The Pensioners' Court Campaign: Making Law Matter in Russia
Journal Article, Eastern European Constitutional Review, volume 10, issue 4
Belfer Center Programs or Projects: Strengthening Democratic Institutions Project
The Pensioners'' Court Campaign:
Making Law Matter in Russia
Ilian G. Cashu and Mitchell A. Orenstein
A symposium published in the East European Constitutional Review in the fall issue of 1999 addressed the apparent lack of a "demand for law" in Russia. Building on Kathryn Hendley''s 1996 work, Trying to Make Law Matter: Legal Reform and Labor Law in the Soviet Union and several subsequent articles, this group of prominent scholars explored the reasons why attempts to establish the rule of law in Russia seemed to have failed. They emphasized several points, and in particular, Hendley singled out the inherited public cynicism toward law bred under Soviet rule, the continuing favoritism of courts toward the well-connected, the meager chances for average citizens to obtain satisfaction, and the spectacular failure of the government and its public officials to obey their own laws. Other scholars stressed other points, but all agreed, as Stephen Holmes wrote in his introduction, "Although the ''supply'' of law in the Russian Federation has improved dramatically over the past eight years, ''demand'' for law lags miserably behind."
In this article, we present evidence to suggest that the "antipathy towards law shared by most Russians" is overstated.1 We will show that at the time of the EECR symposium, Russian pensioners were in the midst of a massive, national, and coordinated court campaign that sought to use the Russian judicial system to protect their entitlements. This campaign had been building for some time but reached its height in 1999, receiving substantial attention from the State Duma and forcing regulatory changes.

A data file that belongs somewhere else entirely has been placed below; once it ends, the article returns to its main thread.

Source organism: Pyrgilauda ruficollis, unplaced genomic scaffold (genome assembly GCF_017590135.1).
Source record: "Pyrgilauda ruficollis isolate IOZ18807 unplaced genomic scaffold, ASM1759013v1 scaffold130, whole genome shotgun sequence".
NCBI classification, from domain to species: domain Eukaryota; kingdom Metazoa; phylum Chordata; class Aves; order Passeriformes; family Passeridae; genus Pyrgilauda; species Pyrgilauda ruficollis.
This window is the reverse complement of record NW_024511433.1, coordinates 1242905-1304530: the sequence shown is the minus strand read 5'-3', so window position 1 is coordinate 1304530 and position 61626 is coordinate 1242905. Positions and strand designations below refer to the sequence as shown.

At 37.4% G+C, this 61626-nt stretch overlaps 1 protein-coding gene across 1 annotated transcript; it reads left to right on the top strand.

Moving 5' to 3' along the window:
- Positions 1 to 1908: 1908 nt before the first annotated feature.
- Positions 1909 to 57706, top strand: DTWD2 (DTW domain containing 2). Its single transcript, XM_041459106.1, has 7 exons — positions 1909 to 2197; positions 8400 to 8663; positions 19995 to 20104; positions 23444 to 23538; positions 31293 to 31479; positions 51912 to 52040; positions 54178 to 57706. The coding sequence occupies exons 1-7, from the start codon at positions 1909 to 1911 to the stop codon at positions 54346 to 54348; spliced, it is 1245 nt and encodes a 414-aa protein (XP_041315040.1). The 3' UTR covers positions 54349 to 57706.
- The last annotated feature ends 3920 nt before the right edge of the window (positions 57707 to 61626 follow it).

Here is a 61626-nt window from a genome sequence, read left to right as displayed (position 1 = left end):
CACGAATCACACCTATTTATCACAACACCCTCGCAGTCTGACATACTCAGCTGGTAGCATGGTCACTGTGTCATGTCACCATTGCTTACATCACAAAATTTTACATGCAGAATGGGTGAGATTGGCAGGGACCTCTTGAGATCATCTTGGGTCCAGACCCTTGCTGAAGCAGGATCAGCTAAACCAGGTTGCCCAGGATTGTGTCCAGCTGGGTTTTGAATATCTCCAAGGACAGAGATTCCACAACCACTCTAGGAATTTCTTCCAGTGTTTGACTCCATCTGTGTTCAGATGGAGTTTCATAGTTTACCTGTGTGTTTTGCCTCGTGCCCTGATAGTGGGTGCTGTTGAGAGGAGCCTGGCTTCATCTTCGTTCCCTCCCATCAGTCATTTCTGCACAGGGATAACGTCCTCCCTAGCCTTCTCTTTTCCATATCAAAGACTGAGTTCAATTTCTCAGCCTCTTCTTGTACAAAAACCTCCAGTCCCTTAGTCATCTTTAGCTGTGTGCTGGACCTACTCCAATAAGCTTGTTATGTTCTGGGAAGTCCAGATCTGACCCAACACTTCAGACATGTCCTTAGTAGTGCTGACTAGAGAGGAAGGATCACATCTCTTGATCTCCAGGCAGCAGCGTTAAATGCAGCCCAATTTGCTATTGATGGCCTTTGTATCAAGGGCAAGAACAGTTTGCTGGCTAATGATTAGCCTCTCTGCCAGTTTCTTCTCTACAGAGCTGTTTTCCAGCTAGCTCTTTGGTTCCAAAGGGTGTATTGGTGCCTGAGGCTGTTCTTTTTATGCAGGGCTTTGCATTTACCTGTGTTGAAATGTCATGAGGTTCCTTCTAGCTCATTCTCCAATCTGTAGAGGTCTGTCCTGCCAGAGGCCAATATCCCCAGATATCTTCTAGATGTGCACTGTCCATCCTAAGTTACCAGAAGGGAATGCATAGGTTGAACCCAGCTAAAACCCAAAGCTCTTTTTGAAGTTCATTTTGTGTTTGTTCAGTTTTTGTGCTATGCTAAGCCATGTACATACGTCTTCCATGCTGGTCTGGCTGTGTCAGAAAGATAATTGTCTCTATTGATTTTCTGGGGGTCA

In her EECR article, Hendley argued that "demand for law is likely to emerge first among economic actors," and, indeed, much of her extensive field research has focused on the use of law by enterprises. Yet in the present article we suggest that the demand for law in Russia has arisen among a most improbable group-former Soviet pensioners, who have never been perceived by scholars as a likely avant-garde of legalism. In fact, the example of the pensioners'' court campaign deserves scholarly attention and gives us reason to change the way we view the demand for law in Russia, which is considerably greater than the conventional wisdom might suggest. The problem is not so much a lack of consumer demand for law, but that there is not enough in the shops. Courts and other state institutions do not provide enough justice to encourage a greater resort to the law on the part of the population. It takes great persistence and determination to pursue one''s rights in Russia, and this discourages many citizens from trying.
However, the scarcity of justice in Russia has not caused all citizens to give up on the law. Indeed, the pensioners'' court campaign provides evidence of an increasing demand for law on the part of Russian people, an appetite fed by widespread frustration with arbitrary rule by state institutions. Nowhere is this frustration more evident than among the pensioners of the former Soviet Union. These people are often seen as bearers of an old Soviet mentality that causes them to support authoritarian rule and question democratic institutions. Yet it is among this oft-derided group of former Soviet citizens that we find a new form of legal activism emerging in Russia-the coordinated, national court campaign that threatens to embarrass both courts and state institutions into action. This is a form of activism that has much in common with the great civil-rights struggles of the modern era.